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Davis, California

Tuesday, April 23, 2024

A voice in the criminal justice system


District Attorney’s Victim Services Division promotes services to migrant community

As a part of the Victim Services Divisions’ outreach efforts to migrant communities in Yolo County, the District Attorney’s office has been adamant about ensuring that the community is aware of available services in case migrants become victims of crime. Migrant camps open during the spring, offering places for seasonal field workers to live throughout Northern California. Most of these workers are Latino, and every year, the Yolo County DA sends its bilingual staff to these camps to provide information on how they can assist as well as to welcome the community.  

Laura Valdes, the Victim Services Program manager, elaborated on how the program started.

“Victim Services Program started back in the 80’s with the Southern California’s Constitution requesting every county to have a victim services program,” Valdes said. “It’s been around for quite a while.”

The program provides assistance to victims who were indicted.

“It entails helping victims through the criminal justice process — making sure that they understand what the criminal justice process is about and working as a liaison between them, the DA, law enforcement and any other agency that they come across,” Valdes said.
The DA’s office, in turn, sends out its bilingual staff members to reach out to the community.

“There’s a number of bilingual staff here in the victim services program, being that the population in Yolo County has a large percentage of Spanish-speaking people,” Valdes said. “We’ve been reaching out to the migrant community and the Spanish-speaking community for at least the last eight years. Ever since Jeff came on board as our DA, he started encouraging us to go out and provide services to the underserved population. A lot of us come from Spanish-speaking communities or even from migrant communities — it was natural way to go and to reach out to that community.”

Lisa Baker, the CEO of the Yolo County Public Housing Authority, collaborated with the DA’s office to bring awareness during the Spring Fling Egg Hunt.

“The event is really popular, especially because of children’s activities during the spring vacation break,” Baker said. “The event often reaches families who wouldn’t necessarily come to a meeting about victim’s services or health issues such as hypertension or diabetes screening, but who will bring their children for an event and attend the fair to learn about these issues.”

The event brings together a fun tradition for kids, in addition to serving as a place where social services and health partners can make an appearance.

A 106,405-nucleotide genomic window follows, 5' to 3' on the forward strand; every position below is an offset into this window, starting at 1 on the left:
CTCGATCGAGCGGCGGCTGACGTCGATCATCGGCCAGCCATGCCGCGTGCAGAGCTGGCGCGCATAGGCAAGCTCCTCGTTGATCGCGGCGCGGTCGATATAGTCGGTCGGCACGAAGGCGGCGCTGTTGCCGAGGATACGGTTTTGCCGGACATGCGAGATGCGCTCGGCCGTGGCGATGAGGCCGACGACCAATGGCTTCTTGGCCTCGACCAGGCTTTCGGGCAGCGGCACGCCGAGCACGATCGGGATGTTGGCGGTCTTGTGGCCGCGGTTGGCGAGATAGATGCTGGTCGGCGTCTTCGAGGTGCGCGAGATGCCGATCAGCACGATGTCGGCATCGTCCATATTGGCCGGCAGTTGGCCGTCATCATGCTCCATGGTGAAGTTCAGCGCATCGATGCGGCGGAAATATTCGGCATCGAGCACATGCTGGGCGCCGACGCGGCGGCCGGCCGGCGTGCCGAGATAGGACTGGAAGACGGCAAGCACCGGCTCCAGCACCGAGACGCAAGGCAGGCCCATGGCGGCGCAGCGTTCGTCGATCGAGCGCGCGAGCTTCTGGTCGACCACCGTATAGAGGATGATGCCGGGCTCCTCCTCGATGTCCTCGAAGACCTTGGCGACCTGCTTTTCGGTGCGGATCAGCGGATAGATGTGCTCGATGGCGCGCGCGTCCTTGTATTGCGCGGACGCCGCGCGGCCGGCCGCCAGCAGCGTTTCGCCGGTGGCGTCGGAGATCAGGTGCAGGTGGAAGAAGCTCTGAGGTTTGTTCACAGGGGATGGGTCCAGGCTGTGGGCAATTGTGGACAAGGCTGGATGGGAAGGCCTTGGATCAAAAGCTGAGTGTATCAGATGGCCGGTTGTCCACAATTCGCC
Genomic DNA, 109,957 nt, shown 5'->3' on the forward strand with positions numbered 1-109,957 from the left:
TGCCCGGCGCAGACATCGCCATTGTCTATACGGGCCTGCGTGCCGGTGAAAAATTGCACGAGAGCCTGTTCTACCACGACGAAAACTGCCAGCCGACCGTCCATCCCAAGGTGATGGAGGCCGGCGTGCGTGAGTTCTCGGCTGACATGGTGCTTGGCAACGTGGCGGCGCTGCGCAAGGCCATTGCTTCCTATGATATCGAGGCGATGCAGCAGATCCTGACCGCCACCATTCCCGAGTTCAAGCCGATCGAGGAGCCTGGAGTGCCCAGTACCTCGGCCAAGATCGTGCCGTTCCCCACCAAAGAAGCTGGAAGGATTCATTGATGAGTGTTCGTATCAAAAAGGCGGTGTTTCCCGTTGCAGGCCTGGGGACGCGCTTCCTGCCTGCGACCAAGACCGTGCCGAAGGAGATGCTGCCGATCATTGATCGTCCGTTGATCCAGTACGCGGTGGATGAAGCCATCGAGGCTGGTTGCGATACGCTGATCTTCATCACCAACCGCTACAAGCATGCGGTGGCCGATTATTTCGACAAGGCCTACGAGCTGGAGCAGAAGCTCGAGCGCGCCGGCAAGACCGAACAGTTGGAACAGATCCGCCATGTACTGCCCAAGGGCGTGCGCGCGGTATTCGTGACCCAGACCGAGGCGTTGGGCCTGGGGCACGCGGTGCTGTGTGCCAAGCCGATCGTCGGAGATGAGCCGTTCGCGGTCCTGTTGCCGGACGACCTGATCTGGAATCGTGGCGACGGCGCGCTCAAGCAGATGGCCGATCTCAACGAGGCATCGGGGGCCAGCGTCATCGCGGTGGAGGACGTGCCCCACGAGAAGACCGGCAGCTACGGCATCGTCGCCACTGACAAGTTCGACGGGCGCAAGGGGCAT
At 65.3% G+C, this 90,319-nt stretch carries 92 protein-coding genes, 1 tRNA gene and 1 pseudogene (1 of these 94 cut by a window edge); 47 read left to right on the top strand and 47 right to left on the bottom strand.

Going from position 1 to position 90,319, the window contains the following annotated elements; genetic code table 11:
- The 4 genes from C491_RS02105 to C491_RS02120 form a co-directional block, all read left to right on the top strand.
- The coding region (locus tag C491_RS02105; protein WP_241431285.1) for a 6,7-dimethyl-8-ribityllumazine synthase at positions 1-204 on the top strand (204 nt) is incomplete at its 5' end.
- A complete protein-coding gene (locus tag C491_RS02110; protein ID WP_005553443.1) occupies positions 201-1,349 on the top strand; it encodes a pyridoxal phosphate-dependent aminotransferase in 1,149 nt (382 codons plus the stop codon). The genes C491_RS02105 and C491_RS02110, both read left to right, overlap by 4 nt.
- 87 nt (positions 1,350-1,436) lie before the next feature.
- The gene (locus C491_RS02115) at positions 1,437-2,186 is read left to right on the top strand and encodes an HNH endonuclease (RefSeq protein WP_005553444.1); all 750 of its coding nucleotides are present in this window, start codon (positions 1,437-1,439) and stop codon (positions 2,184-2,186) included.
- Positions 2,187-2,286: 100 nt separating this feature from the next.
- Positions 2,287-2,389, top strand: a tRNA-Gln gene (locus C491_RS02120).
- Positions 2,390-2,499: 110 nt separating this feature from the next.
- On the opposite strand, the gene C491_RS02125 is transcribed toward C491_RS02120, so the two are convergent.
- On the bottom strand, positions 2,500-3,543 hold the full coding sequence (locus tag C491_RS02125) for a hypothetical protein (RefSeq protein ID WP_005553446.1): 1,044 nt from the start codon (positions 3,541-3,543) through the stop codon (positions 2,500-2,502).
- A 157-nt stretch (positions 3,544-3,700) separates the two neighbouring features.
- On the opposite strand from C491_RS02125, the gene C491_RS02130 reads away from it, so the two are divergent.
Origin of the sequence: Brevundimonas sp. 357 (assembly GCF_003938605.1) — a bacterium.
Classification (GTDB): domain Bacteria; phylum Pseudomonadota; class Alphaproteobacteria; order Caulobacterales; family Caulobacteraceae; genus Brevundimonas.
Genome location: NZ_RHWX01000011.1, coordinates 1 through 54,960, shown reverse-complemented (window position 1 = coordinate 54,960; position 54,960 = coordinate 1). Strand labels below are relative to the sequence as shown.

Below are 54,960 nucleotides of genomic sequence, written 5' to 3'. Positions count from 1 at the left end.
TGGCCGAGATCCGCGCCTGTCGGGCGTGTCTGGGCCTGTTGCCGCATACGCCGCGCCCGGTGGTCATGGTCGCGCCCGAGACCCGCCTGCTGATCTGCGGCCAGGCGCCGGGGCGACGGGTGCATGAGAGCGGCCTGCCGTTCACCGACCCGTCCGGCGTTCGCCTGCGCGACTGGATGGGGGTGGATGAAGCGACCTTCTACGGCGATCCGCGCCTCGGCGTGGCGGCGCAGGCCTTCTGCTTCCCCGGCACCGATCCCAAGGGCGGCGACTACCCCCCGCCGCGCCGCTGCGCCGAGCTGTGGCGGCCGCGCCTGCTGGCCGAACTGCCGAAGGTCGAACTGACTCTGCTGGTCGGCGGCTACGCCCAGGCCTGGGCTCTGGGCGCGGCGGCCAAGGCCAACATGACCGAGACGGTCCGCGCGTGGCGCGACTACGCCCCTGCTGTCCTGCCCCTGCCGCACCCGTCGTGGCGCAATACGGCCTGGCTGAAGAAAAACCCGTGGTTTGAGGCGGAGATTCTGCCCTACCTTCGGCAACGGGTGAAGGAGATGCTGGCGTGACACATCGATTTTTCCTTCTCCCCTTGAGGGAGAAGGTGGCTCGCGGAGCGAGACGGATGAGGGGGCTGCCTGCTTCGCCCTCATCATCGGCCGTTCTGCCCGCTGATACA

“We host [the Spring Fling Egg Hunt] annually at our main campuses during spring break,” Baker said. “They involve a traditional egg hunt and bunny for the kids along with a health and services fair with our social service and health partners. It gives children a fun thing to do during spring break while school is out and lets families connect with services in an engaging way.”

Ricardo Lopez, the client services coordinator for Yolo County Housing, noted how the Spring Fling Egg Hunt started.

“Our agency has held this event annually for over 7 years at our large campuses in our portfolio,” Lopez said via email. “It is designed to provide families with health, education, and social service resources through our partners and give local children the opportunity to meet our Spring Fling Bunny, with the purpose of developing wellness among our families and neighbors while building community.”

The DA’s Victim Services Division attended this year’s egg hunt in Las Casitas in West Sacramento as well as Yolano Village and Donnelley Circle in Woodland.

“We set up a table and we were passing out some of our outreach products that we have with our information on it and encouraging people that if they were victims of a crime — or if their neighbors, relatives or friends were victims of a crime — that they can contact us,” Valdes said.

The program serves as a reference for those who are being prosecuted and will continue to raise awareness about such resources available to the migrant community.

“Every time that there is a case being prosecuted — when it’s a violent crime — it is referred to the Victim Services program,” Valdes said. “An advocate is appointed to that case, and we work in unison with the DA to be able to include the victim to have a voice in the criminal justice system.”



Written by: Stella Tran — city@theaggie.org


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